Blog

Ukraine: Practicing Family Law in Times of Uncertainty

Posted: 16 May 2023 by Aminat Sulyemanova

Intro

I know that my every fellow colleague from IAFL stands with Ukraine in the current senseless and horrible war and I am thankful to all of you for the much-needed support and help.

Despite the ongoing hostilities and constant missiles attacks our country and its people continue or try to continue their regular living. The same goes for the family law practitioners in Ukraine.

You may remember my speech in February 2023 in Venice. Below, as my first contribution to this blog I would like to give you an update on how we practice law in the times of uncertainty.

State bodies

All state bodies work as usual, performing their functions, and providing necessary services.
The number of services that can be obtained online using special electronic services or mobile applications is constantly increasing.

For example, one can register a child’s birth, register for the governmental financial support in this regard or receive some governmental assistance as the temporarily displaced person and use many other state services accessible online at https://diia.gov.ua/.

Courts

Ukrainian courts currently function in the same manner as prior the war. Right after the war has broken out, the courts were paralyzed, but to tell you the truth we all were shocked during the first couple of weeks since the invasion. However, starting from the summer 2022 the court system has started to resume its usual functioning and now everything proceeds rather smoothly.

Courts keep their usual deadlines, although there are occasional delays mainly due to the air strikes as hopefully the electricity cuts and issues with power supply remained in the past.

The electronic court system in Ukraine does exist and still is yet to be fully launched. In most cases, all documents must be submitted in paper form and copies of documents must be obtained physically at the court.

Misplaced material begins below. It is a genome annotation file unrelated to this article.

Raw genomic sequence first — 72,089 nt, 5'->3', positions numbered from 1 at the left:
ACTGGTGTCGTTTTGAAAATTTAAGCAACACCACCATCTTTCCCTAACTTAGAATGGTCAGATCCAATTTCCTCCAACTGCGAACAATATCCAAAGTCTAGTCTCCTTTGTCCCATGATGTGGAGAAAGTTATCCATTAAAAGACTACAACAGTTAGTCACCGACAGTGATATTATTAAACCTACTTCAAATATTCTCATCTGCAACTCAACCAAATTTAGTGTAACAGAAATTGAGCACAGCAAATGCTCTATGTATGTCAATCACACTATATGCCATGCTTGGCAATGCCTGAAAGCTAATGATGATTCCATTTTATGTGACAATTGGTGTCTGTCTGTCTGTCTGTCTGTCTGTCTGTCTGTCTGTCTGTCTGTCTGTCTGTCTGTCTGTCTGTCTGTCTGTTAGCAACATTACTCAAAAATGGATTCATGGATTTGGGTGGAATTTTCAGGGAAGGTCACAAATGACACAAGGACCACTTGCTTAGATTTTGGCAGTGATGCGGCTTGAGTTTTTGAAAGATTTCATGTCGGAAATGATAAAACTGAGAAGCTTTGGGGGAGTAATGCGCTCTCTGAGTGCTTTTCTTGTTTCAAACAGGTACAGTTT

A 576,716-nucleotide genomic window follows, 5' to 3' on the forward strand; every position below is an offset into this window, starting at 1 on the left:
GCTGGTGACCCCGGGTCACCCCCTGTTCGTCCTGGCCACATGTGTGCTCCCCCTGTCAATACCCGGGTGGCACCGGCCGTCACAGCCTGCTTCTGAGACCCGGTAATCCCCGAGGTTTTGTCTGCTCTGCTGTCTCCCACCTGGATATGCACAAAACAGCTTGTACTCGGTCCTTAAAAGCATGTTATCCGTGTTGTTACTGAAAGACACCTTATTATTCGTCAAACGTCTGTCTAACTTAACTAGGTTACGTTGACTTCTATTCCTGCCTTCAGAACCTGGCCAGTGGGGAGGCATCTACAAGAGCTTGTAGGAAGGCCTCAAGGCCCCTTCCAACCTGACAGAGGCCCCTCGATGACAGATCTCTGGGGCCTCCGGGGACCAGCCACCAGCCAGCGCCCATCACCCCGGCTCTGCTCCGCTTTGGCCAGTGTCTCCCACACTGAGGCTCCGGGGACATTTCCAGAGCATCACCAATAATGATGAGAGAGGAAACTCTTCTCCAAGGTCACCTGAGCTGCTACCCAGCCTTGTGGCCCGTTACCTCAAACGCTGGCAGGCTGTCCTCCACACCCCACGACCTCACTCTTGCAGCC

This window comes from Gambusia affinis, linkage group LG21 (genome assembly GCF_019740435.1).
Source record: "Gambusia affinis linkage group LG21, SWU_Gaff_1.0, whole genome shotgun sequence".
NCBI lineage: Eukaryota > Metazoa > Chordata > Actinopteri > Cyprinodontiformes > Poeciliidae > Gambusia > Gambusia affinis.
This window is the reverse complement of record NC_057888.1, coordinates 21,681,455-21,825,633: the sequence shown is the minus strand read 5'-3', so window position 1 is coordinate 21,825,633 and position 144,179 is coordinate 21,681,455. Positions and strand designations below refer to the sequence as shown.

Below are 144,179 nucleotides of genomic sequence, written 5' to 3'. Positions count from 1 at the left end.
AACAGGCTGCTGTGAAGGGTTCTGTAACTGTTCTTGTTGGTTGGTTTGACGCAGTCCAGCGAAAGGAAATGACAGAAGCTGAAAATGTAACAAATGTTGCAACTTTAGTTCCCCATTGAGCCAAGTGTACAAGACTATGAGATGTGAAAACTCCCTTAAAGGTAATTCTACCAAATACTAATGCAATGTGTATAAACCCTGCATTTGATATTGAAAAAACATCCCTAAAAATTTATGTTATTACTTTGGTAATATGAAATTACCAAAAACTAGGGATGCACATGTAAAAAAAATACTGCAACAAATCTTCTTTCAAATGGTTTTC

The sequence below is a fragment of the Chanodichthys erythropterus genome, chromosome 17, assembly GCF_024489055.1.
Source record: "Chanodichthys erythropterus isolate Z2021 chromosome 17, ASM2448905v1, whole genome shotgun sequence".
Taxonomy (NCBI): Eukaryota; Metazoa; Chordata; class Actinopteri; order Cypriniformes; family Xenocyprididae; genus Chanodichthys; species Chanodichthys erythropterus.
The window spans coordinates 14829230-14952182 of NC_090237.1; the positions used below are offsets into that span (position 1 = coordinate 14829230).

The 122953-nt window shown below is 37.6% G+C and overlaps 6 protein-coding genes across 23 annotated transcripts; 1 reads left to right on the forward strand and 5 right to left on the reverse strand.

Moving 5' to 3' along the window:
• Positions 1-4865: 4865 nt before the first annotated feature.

Nevertheless, there is a significant progress in the e-communication with the courts as now we can fully use e-mails for the filing various procedural documents (certified by the e-signature) to the court and have no fear that they will not be accepted by the court clerks or there will be some issues with their acceptance by the judge.

At the moment the consideration of the case via videoconference is not just a possibility, like it was before, but an intensively developing trend, which I hope would only be subject to the further enhancement in Ukraine.

Of course, not all courts enjoy availability of appropriate equipment and facilities or have plenty of rooms suitable for this, however, a lot of them can conduct a court hearing by videoconference and have at least one room with the necessary technical facilities.

Civil registry offices

The past year despite the ongoing war hostilities still showed a significant increase in the number of registered marriages. During the entire period of martial law, the civil acts registry bodies did not stop their work, working under extra-territorial principle, meaning that currently every person can apply for the service to any regional department of the civil registry offices in Ukraine without taking into consideration of his or her registered place of residence in the country.